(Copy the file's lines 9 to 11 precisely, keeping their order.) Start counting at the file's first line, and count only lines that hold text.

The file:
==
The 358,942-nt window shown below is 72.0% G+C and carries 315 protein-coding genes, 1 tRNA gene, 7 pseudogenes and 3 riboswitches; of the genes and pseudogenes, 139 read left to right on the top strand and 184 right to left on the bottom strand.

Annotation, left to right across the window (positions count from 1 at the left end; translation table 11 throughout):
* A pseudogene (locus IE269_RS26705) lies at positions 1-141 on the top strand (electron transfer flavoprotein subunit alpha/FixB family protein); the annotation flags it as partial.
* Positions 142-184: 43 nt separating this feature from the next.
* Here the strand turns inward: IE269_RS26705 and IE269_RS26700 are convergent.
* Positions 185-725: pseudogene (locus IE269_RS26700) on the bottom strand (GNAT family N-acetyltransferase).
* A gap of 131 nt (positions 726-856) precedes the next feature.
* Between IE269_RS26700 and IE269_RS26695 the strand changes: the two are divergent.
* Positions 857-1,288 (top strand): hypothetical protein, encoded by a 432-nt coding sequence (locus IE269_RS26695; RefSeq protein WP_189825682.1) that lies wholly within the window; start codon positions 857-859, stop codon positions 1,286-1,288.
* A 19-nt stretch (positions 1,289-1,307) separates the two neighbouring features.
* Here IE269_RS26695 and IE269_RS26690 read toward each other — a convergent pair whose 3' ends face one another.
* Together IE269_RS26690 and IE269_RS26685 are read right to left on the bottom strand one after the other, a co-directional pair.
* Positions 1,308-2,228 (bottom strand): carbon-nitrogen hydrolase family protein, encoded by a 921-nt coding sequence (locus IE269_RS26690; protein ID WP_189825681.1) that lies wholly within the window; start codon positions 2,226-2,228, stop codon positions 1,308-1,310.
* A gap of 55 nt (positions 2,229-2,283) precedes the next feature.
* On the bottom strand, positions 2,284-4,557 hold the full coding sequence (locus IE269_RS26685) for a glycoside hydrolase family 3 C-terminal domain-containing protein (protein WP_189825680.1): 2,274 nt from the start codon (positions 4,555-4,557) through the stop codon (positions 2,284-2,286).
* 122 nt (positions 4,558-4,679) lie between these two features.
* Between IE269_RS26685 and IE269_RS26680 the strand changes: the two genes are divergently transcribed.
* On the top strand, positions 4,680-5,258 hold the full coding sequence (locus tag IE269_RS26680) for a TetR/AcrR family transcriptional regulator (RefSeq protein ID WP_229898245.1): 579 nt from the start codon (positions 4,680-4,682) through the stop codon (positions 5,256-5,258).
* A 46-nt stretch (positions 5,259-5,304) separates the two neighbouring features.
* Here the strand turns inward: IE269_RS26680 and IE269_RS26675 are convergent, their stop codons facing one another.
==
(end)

* Positions 857-1,288 (top strand): hypothetical protein, encoded by a 432-nt coding sequence (locus IE269_RS26695; RefSeq protein WP_189825682.1) that lies wholly within the window; start codon positions 857-859, stop codon positions 1,286-1,288.
* A 19-nt stretch (positions 1,289-1,307) separates the two neighbouring features.
* Here IE269_RS26695 and IE269_RS26690 read toward each other — a convergent pair whose 3' ends face one another.